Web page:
17 Jan 2022

University of Limerick president fears for 'erosion of autonomy' after controversies

 'No evidence of anything illegal' brought to the attention of Dr Des Fitzgerald, pictured with Richard Bruton, as review continues

 'No evidence of anything illegal' brought to the attention of Dr Des Fitzgerald, pictured with Richard Bruton, as review continues

THE president of the University of Limerick has expressed fears that the autonomy of universities will be ‘eroded’ if greater powers are granted to the Higher Education Authority.

As a result of the UL controversy and high levels of spending in other third-level institutions, the Minister of Education and Skills is finalising provisions to grant more authority to the HEA.

This includes new powers in allowing the authority to impose an ‘investigator’ on higher education institutions. 

“​This is a serious erosion of the autonomy of the university, often stated to be a pillar of the Government’s policy on higher education, and a central tenet of the Universities Act,” wrote Dr Des Fitzgerald in an email circulated to UL staff.

UL had resisted attempts by the HEA to appoint an investigator to examine a range of misconduct allegations, regarding its finances and governance, after they were brought to public attention by three whistleblowers in the finance department.

However, when he took up office this May, Dr Fitzgerald reversed UL’s position and called on the authorities to conduct a full inquiry.

While a range of issues are being examined by Dr Richard Thorn, former president of Sligo Institute of Technology, they are not being reviewed by a State “visitor”, which is designated under the Act as a sitting or retired High or Supreme Court judge.

Dr Thorn is examining up to two dozen complaints made against UL by current and former staff, in the areas of finance, human resources and governance.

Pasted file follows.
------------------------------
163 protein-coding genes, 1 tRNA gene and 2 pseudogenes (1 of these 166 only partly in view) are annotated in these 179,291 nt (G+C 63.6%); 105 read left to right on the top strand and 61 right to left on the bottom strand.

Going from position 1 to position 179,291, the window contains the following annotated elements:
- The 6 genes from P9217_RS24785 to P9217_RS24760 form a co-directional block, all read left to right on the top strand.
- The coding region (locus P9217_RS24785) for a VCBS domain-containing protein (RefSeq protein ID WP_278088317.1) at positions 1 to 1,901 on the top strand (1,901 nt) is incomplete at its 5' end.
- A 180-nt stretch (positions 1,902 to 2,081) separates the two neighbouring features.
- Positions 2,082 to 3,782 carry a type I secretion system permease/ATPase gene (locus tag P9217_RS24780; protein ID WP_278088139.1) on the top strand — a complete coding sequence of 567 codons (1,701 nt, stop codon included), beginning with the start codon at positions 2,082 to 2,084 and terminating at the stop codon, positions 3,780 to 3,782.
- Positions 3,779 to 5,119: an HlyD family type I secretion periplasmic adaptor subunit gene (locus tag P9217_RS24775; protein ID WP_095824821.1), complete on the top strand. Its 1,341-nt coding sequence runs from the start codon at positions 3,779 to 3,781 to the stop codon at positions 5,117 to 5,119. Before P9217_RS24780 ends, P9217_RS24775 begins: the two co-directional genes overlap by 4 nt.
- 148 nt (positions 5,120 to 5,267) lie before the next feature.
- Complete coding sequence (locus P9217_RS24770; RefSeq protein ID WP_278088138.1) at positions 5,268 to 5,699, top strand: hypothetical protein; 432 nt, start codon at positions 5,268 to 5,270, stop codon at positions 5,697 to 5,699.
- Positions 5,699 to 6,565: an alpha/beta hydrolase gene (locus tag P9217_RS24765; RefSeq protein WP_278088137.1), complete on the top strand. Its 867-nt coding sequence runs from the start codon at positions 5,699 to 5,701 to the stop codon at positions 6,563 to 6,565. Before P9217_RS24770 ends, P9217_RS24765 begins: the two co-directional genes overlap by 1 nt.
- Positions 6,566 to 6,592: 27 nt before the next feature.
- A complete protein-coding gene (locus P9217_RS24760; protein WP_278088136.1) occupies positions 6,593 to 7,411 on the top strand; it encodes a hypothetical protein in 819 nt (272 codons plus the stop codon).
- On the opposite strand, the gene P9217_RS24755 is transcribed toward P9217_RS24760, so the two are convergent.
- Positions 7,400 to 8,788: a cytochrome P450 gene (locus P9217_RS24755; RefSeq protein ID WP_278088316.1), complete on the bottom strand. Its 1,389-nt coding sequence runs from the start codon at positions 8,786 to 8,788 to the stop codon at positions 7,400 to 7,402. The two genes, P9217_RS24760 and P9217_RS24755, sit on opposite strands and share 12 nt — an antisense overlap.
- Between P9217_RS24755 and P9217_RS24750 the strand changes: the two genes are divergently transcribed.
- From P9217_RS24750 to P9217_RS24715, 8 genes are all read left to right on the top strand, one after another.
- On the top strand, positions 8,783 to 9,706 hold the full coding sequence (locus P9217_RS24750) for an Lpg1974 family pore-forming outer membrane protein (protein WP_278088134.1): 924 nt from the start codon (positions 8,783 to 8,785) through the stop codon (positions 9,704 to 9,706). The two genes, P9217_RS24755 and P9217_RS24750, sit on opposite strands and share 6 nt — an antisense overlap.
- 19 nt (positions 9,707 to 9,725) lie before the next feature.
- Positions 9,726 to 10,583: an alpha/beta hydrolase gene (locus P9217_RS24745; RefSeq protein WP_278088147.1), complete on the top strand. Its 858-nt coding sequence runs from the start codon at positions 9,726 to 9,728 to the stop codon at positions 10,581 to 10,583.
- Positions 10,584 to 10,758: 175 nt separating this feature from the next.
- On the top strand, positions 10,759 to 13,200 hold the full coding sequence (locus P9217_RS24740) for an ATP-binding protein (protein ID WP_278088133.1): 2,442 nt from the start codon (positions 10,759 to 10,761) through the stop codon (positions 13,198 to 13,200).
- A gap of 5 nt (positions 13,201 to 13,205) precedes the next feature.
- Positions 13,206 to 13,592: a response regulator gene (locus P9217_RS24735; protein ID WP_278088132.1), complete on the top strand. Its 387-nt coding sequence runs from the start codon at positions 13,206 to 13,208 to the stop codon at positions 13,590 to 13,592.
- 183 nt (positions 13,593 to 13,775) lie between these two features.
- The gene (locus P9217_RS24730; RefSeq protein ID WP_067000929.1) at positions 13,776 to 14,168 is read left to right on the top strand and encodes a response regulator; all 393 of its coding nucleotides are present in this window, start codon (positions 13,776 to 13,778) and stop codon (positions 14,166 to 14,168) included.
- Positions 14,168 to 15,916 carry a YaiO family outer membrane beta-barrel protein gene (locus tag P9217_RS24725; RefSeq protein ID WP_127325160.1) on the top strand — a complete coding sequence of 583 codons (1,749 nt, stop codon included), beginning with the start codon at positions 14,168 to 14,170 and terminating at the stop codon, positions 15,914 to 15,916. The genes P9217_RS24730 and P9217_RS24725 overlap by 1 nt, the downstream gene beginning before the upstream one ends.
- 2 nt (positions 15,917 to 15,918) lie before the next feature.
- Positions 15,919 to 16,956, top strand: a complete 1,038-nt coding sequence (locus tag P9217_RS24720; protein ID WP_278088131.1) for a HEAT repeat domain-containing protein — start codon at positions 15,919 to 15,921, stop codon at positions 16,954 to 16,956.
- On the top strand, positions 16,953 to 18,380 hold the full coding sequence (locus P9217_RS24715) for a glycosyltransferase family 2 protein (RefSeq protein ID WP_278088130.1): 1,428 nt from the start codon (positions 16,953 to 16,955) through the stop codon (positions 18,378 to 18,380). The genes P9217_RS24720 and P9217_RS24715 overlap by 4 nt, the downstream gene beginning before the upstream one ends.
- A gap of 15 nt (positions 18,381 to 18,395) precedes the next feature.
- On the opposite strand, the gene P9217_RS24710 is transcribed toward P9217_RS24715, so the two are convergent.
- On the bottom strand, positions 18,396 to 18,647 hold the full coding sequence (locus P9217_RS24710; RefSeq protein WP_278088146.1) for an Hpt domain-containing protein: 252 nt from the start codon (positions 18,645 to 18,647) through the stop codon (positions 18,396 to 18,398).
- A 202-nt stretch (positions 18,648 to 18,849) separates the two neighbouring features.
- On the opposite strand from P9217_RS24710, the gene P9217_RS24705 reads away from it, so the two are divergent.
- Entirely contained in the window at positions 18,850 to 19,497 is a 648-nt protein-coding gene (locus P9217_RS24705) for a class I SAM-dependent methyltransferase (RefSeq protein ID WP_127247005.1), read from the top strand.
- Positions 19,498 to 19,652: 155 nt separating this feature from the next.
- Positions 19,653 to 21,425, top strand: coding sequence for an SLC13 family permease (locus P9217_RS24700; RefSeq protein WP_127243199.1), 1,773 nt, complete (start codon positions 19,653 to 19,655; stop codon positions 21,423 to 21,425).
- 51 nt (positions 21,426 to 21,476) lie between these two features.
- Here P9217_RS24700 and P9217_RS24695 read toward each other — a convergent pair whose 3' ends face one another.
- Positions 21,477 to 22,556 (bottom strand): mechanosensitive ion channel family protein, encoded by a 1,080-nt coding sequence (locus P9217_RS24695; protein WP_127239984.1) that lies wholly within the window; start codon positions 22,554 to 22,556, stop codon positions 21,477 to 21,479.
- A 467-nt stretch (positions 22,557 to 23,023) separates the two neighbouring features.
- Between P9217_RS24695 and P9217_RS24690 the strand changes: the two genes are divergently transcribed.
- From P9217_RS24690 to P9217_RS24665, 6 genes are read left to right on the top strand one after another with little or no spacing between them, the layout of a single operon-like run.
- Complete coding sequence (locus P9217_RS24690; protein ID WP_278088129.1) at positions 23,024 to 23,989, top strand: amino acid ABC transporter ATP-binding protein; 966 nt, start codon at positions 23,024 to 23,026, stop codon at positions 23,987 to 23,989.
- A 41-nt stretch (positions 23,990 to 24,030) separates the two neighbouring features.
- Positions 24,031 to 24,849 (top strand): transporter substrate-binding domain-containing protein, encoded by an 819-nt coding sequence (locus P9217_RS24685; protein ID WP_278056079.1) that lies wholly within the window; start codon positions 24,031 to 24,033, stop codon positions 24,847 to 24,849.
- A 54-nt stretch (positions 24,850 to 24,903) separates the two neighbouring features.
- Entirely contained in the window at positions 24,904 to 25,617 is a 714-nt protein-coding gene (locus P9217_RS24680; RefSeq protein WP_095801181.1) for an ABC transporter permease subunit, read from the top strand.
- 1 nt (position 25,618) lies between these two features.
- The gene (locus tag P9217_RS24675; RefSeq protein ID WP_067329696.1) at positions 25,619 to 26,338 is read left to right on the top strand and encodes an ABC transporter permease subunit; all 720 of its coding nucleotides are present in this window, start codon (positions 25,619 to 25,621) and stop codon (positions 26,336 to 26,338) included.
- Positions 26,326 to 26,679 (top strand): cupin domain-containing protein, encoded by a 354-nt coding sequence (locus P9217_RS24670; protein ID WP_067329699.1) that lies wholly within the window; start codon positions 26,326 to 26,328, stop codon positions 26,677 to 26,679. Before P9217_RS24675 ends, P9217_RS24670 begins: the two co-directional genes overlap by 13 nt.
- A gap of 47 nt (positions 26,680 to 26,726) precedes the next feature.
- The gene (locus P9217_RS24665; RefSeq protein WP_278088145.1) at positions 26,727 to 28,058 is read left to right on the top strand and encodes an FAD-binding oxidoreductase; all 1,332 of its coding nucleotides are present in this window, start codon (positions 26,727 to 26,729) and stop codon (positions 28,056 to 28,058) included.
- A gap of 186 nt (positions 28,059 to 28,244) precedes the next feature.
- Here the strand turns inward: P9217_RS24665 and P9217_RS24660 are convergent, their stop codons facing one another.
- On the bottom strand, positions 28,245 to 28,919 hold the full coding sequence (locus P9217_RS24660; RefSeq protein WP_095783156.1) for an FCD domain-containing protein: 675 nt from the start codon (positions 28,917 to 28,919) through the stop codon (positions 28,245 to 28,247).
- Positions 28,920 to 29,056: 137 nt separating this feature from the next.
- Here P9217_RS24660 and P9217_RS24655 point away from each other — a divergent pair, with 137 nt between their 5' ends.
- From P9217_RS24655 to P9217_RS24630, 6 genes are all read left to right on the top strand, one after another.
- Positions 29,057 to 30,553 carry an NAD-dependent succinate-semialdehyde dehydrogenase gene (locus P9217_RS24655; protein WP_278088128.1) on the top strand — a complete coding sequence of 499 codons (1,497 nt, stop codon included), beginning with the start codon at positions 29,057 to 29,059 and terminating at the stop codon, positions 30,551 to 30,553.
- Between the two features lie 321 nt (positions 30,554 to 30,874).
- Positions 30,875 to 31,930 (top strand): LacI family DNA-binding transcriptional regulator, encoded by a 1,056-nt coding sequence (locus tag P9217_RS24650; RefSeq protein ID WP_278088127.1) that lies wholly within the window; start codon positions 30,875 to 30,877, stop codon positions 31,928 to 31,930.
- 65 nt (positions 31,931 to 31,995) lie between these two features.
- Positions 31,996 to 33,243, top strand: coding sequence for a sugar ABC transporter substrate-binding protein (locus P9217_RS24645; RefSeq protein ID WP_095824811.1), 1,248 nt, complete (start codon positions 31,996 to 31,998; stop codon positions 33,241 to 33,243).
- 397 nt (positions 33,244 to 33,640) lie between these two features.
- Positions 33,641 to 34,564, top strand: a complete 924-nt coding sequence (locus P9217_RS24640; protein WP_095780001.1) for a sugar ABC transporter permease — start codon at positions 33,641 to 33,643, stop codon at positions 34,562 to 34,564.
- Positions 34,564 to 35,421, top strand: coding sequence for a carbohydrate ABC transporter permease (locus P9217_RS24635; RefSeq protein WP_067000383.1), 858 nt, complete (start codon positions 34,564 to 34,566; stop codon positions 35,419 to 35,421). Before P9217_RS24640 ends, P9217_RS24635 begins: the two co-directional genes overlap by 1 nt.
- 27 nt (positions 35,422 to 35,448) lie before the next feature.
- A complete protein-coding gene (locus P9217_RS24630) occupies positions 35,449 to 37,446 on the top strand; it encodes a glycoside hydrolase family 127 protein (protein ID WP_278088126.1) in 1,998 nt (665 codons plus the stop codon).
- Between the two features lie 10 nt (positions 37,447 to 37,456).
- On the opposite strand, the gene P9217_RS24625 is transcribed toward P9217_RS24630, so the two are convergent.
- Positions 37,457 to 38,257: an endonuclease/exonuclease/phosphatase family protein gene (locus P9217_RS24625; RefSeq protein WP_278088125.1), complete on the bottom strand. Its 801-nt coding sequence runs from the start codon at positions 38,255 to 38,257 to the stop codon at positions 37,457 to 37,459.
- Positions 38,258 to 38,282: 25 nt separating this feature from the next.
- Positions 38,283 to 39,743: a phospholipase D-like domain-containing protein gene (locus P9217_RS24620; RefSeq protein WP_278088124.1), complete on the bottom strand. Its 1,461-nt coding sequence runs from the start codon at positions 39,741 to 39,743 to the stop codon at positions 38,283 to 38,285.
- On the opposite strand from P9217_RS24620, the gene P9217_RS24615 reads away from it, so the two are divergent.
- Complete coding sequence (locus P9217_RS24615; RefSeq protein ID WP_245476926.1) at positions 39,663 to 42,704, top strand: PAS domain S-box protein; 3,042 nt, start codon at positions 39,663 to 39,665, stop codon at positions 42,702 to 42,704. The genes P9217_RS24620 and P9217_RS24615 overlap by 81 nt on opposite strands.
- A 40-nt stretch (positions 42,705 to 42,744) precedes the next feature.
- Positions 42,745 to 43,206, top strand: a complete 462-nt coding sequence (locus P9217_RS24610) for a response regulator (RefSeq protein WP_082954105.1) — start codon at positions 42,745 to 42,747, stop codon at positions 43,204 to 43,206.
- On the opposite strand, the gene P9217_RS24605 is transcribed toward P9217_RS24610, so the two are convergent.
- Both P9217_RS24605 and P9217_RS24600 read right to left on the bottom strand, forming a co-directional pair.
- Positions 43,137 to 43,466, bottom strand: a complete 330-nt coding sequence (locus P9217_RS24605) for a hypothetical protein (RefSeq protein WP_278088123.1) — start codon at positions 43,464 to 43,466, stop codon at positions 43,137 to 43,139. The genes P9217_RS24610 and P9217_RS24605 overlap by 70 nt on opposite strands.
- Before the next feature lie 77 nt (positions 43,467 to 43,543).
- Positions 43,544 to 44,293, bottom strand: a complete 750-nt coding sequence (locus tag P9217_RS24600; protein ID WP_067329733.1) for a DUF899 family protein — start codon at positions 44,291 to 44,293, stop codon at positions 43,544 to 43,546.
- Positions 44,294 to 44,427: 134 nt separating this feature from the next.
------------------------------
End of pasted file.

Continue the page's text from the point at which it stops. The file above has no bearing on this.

A report is due in the autumn, with any corrective measures against UL to be taken by the Higher Education Authority (HEA) and the Department of Education & Skills.

More than 25 people have now been interviewed, with several “traumatic testimonies” being provided.

Speaking on Limerick’s Live95FM, Dr Fitzgerald said that issues regarding its finances, which have been the subject of considerable controversy, are “not a cultural issue”, and nor has any evidence of any illegal affairs been brought to his attention. 

Instead, he said, issues have arisen around “the scale of the university and how rapidly it has built up suitable management programmes.”

“The management [structure] was too lean for the scale of the organisation that’s there,” he said.

Two employees from UL’s finance department remain suspended for two years and two months with full pay, at a cost in excess of €120,000 to the State.

The women refused to sign confidential severance agreements of nearly €60,000 each to end their dispute with UL, which they claim arose as a result of questioning expenses to some senior staff.

“It’s not appropriate that people should be on paid leave for a period of two years. It started out as a fairly simple issue for members of staff. That escalated and shouldn’t have been allowed to escalate,” he said.

Addressing legal action taken against the Limerick Leader regarding the first report on financial allegations, he said: “I wouldn’t have done that. It was a mistake.”

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